“Deacon John M. White is a consistent, dedicated volunteer at Pat’s Closet every Thursday. Over the last six years, Deacon White of Shiloh Baptist Church has rarely missed serving on our Thursday nights….John is a great encouragement to everyone.”

We are so grateful for the support of Deacon White, and all the other volunteers who offer their time and talent to Pat’s Closet. The many hands involved allow us to sort more clothes and build more relationships with the people who come through our doors.

Thank you again, Deacon White, for all your years of service! We are so grateful to have you on the team!

Click here to learn more about Pat’s Closet. You are also welcome to visit Pat’s Closet on Thursday nights from 5 - 7 PM, or Friday afternoons from 1 - 3 PM. Have items to donate? Drop by while Pat’s closet is open, or during office hours to contribute.

What Feeds Your Faith? A New Vision

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During the season of Lent, various members of Trinity’s community will share what has nurtured their faith during their life’s journey. This week, we hear from Don B.

I left the church and abandoned my faith from the ages of 18-41. In that period of my life, I focused too much on those voices in the church that equated the American dream with the embodiment of Christianity.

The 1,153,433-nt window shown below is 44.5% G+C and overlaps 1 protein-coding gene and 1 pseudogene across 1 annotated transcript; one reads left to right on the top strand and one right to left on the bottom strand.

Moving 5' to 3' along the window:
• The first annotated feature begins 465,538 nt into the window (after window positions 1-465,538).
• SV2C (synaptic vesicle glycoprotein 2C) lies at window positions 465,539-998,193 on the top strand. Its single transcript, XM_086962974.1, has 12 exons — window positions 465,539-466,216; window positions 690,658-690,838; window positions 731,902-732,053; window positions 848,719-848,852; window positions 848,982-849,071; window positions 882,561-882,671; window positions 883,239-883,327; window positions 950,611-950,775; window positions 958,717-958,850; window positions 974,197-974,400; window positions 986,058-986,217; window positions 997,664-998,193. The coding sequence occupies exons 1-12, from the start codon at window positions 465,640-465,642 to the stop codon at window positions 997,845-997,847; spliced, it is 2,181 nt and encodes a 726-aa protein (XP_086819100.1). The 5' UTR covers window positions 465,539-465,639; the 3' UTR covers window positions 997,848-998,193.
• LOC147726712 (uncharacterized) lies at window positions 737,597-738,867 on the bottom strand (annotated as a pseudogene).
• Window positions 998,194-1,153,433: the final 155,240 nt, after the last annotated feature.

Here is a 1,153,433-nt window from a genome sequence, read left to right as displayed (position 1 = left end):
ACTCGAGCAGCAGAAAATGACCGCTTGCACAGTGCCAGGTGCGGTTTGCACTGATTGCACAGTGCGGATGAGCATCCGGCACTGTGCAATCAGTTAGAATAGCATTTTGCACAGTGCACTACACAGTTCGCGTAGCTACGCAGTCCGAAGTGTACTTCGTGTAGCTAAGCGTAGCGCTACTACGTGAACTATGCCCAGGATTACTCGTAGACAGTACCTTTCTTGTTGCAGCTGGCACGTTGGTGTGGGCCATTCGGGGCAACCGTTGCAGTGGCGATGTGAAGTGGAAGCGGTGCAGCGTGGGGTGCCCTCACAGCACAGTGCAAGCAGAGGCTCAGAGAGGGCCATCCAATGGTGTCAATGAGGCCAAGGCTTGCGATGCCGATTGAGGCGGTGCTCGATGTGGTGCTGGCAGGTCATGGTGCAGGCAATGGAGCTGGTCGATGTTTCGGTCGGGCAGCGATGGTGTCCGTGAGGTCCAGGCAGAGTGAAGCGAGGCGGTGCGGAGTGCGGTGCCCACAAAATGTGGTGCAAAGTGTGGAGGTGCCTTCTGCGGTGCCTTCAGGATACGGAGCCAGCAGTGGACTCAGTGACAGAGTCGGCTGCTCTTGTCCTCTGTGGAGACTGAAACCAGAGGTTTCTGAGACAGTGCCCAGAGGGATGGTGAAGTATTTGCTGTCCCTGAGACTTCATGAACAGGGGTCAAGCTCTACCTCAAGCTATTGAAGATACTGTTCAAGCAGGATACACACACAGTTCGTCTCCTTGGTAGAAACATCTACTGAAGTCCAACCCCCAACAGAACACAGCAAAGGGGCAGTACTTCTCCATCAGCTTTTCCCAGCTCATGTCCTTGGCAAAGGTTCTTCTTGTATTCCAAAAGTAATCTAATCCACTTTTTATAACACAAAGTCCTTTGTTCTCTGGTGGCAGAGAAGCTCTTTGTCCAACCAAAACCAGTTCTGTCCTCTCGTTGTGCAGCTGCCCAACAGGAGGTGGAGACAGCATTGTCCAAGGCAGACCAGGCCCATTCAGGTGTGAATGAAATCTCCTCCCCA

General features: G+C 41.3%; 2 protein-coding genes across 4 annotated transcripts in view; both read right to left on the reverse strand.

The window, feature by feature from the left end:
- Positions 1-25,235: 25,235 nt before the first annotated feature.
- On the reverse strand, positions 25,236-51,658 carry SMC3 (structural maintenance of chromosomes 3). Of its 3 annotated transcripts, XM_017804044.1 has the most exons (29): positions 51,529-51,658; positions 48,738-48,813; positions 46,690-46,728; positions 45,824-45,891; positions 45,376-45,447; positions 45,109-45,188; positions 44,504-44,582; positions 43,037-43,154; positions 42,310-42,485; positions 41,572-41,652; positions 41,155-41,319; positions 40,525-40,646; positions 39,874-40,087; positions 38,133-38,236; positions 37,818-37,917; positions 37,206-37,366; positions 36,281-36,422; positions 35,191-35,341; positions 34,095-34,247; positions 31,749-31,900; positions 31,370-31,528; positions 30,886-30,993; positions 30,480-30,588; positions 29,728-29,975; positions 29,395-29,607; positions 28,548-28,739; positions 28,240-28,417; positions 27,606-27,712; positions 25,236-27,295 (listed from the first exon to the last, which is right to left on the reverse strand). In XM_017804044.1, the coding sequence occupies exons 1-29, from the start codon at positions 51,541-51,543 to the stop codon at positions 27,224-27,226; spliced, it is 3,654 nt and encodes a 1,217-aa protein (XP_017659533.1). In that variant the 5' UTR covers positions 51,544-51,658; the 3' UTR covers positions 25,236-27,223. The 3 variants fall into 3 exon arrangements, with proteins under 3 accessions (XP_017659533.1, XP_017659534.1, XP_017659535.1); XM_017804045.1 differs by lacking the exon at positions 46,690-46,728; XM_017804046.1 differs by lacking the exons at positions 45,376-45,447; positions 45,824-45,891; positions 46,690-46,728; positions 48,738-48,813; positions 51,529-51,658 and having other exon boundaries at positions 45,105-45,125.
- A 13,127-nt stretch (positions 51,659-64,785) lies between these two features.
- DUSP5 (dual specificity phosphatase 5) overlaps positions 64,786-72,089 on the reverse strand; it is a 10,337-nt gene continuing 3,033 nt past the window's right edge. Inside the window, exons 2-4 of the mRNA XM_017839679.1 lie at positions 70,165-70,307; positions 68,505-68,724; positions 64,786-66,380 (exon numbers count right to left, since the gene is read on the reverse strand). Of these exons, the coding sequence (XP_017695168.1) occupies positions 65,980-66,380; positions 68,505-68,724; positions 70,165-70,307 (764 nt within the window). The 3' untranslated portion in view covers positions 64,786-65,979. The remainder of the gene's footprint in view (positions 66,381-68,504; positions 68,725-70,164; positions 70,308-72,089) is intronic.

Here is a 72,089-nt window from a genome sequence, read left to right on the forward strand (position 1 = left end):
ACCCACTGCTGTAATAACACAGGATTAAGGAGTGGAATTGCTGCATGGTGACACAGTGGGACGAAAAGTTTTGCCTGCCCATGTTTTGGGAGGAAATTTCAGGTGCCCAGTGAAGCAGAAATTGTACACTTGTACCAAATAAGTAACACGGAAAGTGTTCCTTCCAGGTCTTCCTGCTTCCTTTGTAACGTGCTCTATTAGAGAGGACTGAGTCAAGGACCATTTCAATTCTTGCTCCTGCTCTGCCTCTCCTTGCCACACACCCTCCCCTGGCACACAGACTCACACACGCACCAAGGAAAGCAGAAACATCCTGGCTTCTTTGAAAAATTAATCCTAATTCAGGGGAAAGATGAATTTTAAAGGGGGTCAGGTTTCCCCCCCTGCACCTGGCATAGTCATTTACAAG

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I told myself that if that is what Christianity means then I wanted nothing to do with it. Fortunately, Christ’s spirit is so much bigger than any small minded notion of “religion” that I literally fell to my knees in 1991 and begged God to open my heart to his truth.

Jonathan Walton’s book, (2019) Twelve Lies that Hold America Captive: And the Truth that Sets Us Free speaks to the dichotomy between White American Folk Religion (WAFR), which embraces the pursuit of peace, prosperity and happiness, our “right” given to us by our Constitution, and and the building of God’s kingdom here on earth and beyond.  In its most “meaty” form, the season of Lent focuses upon redemption, forgiveness, submission, and a path to new beginnings, Walton makes the case that the tenets of American life that we often just accept as truths (these are the Twelve Lies, such as we are a Christian nation, all men are created equal, we are the most generous nation in the world, America is the land of the free) interfere and may be in direct conflict with establishing God’s kingdom.  For example, when Walton discusses the tenet of “America is the Greatest Nation on Earth, he says: